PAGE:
“Money in the lives of Latter-Day Saints should be used as a means of achieving eternal happiness…God will open the windows of heaven to us in these matters if we will but live close to Him and keep His commandments.” -Marvin J. Ashton
“Seek not for riches, but for wisdom; and behold, the mysteries of God shall be unfolded unto you, and then shall you be made rich. Behold, he that hath eternal life is rich.” -D&C 11:7
Prosperity is a natural result of seeking the kingdom of God and living the gospel. After acquiring wealth, it’s critical to continue using it for the right purposes. In other words, we invest our profits back into building the kingdom.
Eternal happiness is found through the things that money cannot buy, such as relationships, service, and keeping the commandments. Material prosperity certainly makes life more comfortable and enjoyable, but it is not a prerequisite to enter the celestial kingdom. It is a means to the end of salvation, and not an end in and of itself.
We should always be asking ourselves, “What are the things that will bring me eternal, rather than temporal, happiness?” Or, as Robert D. Hales put it, “Whenever we want to experience or possess something that will impact us and our resources, we may want to ask ourselves, ‘Is the benefit temporary, or will it have eternal value and significance?’”
Interestingly enough, we’ve never been happier as a family than when we were buried in financial trouble. We grew stronger and became wiser. We increased our faith in God. We learned thrift and discipline at levels that couldn’t have been achieved in any other way. We increased our production through trial and error. We shed pride and embraced humility. We became better people and our family has never been closer.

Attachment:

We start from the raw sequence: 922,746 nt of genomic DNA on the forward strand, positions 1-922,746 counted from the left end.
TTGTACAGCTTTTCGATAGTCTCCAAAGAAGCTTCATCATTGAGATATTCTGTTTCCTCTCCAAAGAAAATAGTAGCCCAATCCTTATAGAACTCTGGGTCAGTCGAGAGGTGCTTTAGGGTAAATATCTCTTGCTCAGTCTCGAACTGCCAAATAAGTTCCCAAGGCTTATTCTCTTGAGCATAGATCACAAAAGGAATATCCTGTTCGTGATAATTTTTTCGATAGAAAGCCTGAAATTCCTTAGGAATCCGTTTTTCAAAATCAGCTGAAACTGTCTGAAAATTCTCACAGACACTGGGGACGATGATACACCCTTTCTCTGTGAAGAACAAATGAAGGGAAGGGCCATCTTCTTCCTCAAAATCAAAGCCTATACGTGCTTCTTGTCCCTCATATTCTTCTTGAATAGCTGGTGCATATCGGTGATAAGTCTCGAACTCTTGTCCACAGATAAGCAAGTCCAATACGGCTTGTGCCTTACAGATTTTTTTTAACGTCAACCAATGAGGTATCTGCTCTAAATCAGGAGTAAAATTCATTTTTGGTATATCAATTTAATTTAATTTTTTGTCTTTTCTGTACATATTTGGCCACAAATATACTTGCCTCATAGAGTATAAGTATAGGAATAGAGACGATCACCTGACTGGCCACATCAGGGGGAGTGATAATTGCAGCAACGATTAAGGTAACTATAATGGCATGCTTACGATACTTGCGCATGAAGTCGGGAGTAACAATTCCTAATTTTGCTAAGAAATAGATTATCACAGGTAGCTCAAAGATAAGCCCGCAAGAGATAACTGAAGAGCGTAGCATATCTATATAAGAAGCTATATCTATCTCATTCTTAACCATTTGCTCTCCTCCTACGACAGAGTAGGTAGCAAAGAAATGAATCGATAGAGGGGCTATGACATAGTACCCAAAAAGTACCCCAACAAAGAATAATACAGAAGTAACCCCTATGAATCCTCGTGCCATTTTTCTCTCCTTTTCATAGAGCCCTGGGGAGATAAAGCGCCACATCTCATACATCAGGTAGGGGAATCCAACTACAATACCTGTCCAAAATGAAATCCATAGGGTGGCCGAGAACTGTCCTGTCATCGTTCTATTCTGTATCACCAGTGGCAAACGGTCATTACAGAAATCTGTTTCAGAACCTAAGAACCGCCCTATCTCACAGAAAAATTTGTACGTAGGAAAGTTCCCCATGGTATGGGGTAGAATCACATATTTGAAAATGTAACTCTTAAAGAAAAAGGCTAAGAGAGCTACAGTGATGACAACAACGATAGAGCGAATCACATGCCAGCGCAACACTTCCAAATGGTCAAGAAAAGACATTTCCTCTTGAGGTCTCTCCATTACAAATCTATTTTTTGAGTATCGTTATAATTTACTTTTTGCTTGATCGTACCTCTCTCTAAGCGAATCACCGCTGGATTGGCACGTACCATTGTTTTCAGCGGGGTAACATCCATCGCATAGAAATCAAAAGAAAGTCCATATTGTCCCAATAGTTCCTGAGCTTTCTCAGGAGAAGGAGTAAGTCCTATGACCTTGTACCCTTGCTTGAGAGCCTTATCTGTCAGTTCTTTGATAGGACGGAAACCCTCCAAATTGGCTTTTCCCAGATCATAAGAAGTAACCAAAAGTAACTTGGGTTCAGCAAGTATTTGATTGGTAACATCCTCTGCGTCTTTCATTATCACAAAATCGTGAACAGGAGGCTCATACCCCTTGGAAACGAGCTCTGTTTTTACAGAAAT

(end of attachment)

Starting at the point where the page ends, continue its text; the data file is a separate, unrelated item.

In short, we became more attuned to things of an eternal, rather than a temporal, nature. We’ve become much more compassionate toward others, and more inclined to serve.
This is a common phenomenon — the loss of temporal security leading to an increase in spiritual faith and discipline.
However, this does not mean that money is not desirable, or that prosperity is wrong. When gained righteously and managed appropriately, it can be a powerful tool that enables us to serve and bless the lives of others. Of course, we can’t buy our way into heaven. But we can use our money for good works.
This ideal teaches us how to stay on the strait and narrow path after we are blessed with wealth. It teaches us to keep money in its proper perspective and to become wise stewards.
“So often it is the order of things that is fundamental in the Lord’s instructions to us. The Lord is not telling us that we should not be prosperous. This would be inconsistent with the many records we have of Him blessing His people with prosperity. But He is telling us that we should seek prosperity only after we have sought and found Him. Then, because our hearts are right, because we love Him first and foremost, we will choose to invest the riches we obtain in building His kingdom.”
In other words, living this ideal leads to the “spiral” model of prosperity, where the more money we obtain the closer we get to heaven. This is opposed to the pride cycle, where we’re dragged down by inappropriate attitudes toward wealth.
When this ideal is lived consistently, proper perspective and wisdom can always be present and even deepened the richer we become. We don’t have to be “compelled to be humble” (see Alma 32: 16), as we were as we struggled with the consequences of pride and forgetfulness.
Through this ideal, we overcome addiction and “hunger and thirst after righteousness.”
“When we are addicted, we seek those worldly possessions or physical pleasures that seem to entice us. But as children of God, our deepest hunger and what we should be seeking is what the Lord alone can provide — His love, His sense of worth, His security, His confidence, His hope in the future, and assurance of His love, which brings us eternal joy. We must want, more than anything else, to do our Heavenly Father’s will and providently provide for ourselves and others.” -Robert D. Hales
The next ideal details the practicalities of how to use money to achieve eternal happiness.
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